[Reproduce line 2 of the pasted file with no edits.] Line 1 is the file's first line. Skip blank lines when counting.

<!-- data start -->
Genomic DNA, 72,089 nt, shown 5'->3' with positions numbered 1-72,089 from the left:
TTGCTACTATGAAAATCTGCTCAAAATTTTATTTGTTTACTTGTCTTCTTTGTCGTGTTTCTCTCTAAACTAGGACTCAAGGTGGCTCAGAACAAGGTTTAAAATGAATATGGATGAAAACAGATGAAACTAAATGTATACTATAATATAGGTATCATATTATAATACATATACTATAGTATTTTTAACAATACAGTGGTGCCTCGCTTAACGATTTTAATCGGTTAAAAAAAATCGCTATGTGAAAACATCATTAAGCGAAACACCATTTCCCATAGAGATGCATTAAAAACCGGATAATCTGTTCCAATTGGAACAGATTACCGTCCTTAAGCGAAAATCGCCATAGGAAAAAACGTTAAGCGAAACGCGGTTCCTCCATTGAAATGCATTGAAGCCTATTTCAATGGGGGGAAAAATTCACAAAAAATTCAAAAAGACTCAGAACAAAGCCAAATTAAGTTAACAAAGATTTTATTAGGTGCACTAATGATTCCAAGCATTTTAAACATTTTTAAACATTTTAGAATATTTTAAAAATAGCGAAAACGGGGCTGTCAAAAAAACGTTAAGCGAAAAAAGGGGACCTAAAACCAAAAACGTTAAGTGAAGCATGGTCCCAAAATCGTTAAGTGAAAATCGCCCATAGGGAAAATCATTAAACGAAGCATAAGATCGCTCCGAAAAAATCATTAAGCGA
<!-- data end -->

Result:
TTGCTACTATGAAAATCTGCTCAAAATTTTATTTGTTTACTTGTCTTCTTTGTCGTGTTTCTCTCTAAACTAGGACTCAAGGTGGCTCAGAACAAGGTTTAAAATGAATATGGATGAAAACAGATGAAACTAAATGTATACTATAATATAGGTATCATATTATAATACATATACTATAGTATTTTTAACAATACAGTGGTGCCTCGCTTAACGATTTTAATCGGTTAAAAAAAATCGCTATGTGAAAACATCATTAAGCGAAACACCATTTCCCATAGAGATGCATTAAAAACCGGATAATCTGTTCCAATTGGAACAGATTACCGTCCTTAAGCGAAAATCGCCATAGGAAAAAACGTTAAGCGAAACGCGGTTCCTCCATTGAAATGCATTGAAGCCTATTTCAATGGGGGGAAAAATTCACAAAAAATTCAAAAAGACTCAGAACAAAGCCAAATTAAGTTAACAAAGATTTTATTAGGTGCACTAATGATTCCAAGCATTTTAAACATTTTTAAACATTTTAGAATATTTTAAAAATAGCGAAAACGGGGCTGTCAAAAAAACGTTAAGCGAAAAAAGGGGACCTAAAACCAAAAACGTTAAGTGAAGCATGGTCCCAAAATCGTTAAGTGAAAATCGCCCATAGGGAAAATCATTAAACGAAGCATAAGATCGCTCCGAAAAAATCATTAAGCGA